Thursday, January 31, 2008

Artist Profile: Susan Shaw

Handmade Beaded Necklace

Artist: Susan Shaw
Business name: yellowplum beads
Location: Belfast, Maine and Parrsboro, Nova Scotia

Websites:
yellowplum beads
yellowplum etsy shop


Susan, how do you describe your work?
At the moment I’m focused on beadwork. I work primarily in peyote stitch which I love for its versatility. While I use very traditional techniques my work is very contemporary in style, with clean lines and fresh color combinations. Color is definitely the most important aspect of my work, at least as far as I’m concerned.

It’s kind of funny that I’m a jewelry artisan, because I rarely actually wear any myself. I do really love jewelry though, and one of the main reasons is that it can be made out of anything. There’s a basic set of guidelines to consider–a piece has to be durable and wearable–but beyond that you can really get creative as far as materials are concerned, and that’s exciting.

Lately I’ve been playing with paper clay a lot as well. I make molds of various objects, like buttons, for example, and then use them to produce components. I’m just starting out with this and clay is pretty new to me, so I don’t have anything to show you yet, but keep an eye out–it’s coming!



What is your creative process like?
Sometimes designs just appear in my head but mostly I come to them by playing around. I have a series of compartment boxes with every kind of seed bead I own organized by color in an order that only seems to make sense to me. When I first sit down to work on a piece, I select the colors I want to use, and I rarely deviate from them once they’re chosen. I also have a slightly arcane set of rules about where colors should be in relation to one another—especially where repetition of a color is concerned. It’s more of a neurosis than a design principle – but it seems to work for me!

I always design to music, but I have to admit that sometimes I listen to talk radio or watch television when I’m doing production work. I love beadwork but it can get tedious. For that reason I rarely work for more than two hours at a time, unless I’m dealing with a deadline.

What kind of training did you have which helped you achieve your current level of artistry?
Well, my academic background is in linguistics and most of my work history has consisted of secretarial positions. I started doing beadwork when I was about fifteen, and as a teenager I did sell my work on the street in New York, where I grew up. It was a lot of fun but it wasn’t until I was about 26 that I actually decided to try and make a real living as a designer/artisan.

I started out in Athens, Georgia (yes – I move around a lot) and it was a great place to be for me in the sense that there were many established artisans who were very supportive of me. I got lots of mentoring and advice from many people, including Melin Foscue, a local fabric/clothing designer, and Charles Pinckney, a local jeweler.

I did juried arts and crafts shows around the eastern U.S. for four years, but now that I’m in Canada so much of the time shows aren’t really practical for me, so I wholesale and I sell retail online as well.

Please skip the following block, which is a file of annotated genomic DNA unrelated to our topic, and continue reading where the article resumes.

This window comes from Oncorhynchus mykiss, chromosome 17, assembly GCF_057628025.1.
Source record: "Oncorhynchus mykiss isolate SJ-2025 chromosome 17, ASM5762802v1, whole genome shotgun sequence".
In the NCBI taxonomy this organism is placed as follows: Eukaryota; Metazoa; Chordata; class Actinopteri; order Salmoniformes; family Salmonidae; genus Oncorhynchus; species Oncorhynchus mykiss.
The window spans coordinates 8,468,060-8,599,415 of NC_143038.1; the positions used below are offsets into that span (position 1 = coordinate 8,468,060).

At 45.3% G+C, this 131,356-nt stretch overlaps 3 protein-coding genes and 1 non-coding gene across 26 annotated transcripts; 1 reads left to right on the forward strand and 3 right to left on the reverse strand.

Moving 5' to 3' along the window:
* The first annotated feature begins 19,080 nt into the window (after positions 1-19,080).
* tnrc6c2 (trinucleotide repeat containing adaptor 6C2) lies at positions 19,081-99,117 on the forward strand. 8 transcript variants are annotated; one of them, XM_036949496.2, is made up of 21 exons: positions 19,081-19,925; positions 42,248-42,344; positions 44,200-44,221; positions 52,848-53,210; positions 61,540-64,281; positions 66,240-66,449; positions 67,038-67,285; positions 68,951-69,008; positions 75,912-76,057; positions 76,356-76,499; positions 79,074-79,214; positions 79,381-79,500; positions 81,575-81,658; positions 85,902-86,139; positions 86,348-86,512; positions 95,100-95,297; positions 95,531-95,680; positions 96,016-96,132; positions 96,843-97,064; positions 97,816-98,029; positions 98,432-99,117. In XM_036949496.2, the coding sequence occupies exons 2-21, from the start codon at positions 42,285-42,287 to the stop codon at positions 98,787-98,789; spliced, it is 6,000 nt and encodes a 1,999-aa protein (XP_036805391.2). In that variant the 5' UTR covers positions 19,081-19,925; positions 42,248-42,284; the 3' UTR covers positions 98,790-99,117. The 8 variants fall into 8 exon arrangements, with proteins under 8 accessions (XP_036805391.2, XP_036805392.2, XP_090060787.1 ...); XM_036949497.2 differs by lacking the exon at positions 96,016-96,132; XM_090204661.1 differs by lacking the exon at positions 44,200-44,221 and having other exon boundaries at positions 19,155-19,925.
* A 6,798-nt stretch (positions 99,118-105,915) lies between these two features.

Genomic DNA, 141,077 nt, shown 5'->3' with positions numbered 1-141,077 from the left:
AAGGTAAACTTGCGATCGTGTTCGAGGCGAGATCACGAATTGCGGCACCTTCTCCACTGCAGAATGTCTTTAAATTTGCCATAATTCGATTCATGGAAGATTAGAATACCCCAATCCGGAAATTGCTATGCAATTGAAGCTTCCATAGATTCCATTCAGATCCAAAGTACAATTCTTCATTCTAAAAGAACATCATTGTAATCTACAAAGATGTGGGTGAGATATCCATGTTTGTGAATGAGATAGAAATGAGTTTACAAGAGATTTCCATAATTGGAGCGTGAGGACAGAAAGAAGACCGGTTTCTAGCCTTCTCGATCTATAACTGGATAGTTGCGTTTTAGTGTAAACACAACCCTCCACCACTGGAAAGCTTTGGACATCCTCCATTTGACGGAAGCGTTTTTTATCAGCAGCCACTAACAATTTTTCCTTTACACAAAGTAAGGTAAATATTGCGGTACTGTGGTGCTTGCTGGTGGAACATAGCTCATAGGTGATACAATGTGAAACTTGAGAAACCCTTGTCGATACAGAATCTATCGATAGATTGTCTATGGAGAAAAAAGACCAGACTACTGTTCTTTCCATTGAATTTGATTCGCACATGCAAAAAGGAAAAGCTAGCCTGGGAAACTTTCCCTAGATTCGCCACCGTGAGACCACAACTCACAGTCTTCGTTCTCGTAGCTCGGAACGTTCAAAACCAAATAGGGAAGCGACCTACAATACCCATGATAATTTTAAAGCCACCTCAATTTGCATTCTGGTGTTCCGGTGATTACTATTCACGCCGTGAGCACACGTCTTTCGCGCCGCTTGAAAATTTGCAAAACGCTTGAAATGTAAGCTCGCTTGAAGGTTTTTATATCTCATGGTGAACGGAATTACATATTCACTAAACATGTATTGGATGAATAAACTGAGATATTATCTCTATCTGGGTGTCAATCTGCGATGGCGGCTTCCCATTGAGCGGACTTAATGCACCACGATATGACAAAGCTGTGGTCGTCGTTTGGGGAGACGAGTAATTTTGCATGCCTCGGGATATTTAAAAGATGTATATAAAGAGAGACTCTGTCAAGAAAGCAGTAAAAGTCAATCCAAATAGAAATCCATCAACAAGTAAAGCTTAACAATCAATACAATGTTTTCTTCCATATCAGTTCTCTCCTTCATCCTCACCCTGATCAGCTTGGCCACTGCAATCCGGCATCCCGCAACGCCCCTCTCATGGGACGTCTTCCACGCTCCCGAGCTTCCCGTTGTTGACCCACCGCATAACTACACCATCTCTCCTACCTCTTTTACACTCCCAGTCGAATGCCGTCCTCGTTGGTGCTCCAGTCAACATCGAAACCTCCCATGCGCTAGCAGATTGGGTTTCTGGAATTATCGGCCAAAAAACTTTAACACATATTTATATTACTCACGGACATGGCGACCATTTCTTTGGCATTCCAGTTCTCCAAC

Is there a tool or material that you can’t imagine living without?
I’m not really into tools, but as far as materials go I would have to say seed beads, especially Matsuno. I know they’re not as easy to work with as Miyuki seed beads or delicas, but I think the colors are unparalleled.

What inspires you to create?
Nature—I split my time between mid-coast Maine and rural Nova Scotia, and both are incredibly beautiful. I’m also inspired by other people’s creativity—other artisans and visual artists, but also by great music, books, and films. It also doesn’t hurt that beadwork is by its nature very meditative and centering.

What inspires you to keep going when the work gets frustrating or tough?
That’s a great question. I wish I had some profound, moving answer, but really it’s just the fact that I love this lifestyle. I love that I make my living making things with my hands. And I hate alarm clocks.



What is your best piece of advice for those who would like to rise in their level of artistry?
I too would like to rise in my level of artistry! I think one of the best things I’ve done is to take classes in other media. Anything different, if only to see what it feels like. The biggest corner I’ve turned so far came after I took a course in jewelry/small object metal fabrication. I was deprived of color and it forced me to think more about form.

What takes up the majority of your time besides your art?
Running the business side of things. Right now I’m spending most of my time on promotion. When I have spare time, I watch a lot of movies, and read a lot. I like to get out into nature when I can, and I love to take pictures.

What’s your favorite comfort food?
I just moved to Belfast, Maine, and there’s a restaurant here called Darby’s. They make the best mac ‘n’ cheese ever. They use cheddar and gruyere, and it has this awesome crumbly top…


Susan Shaw


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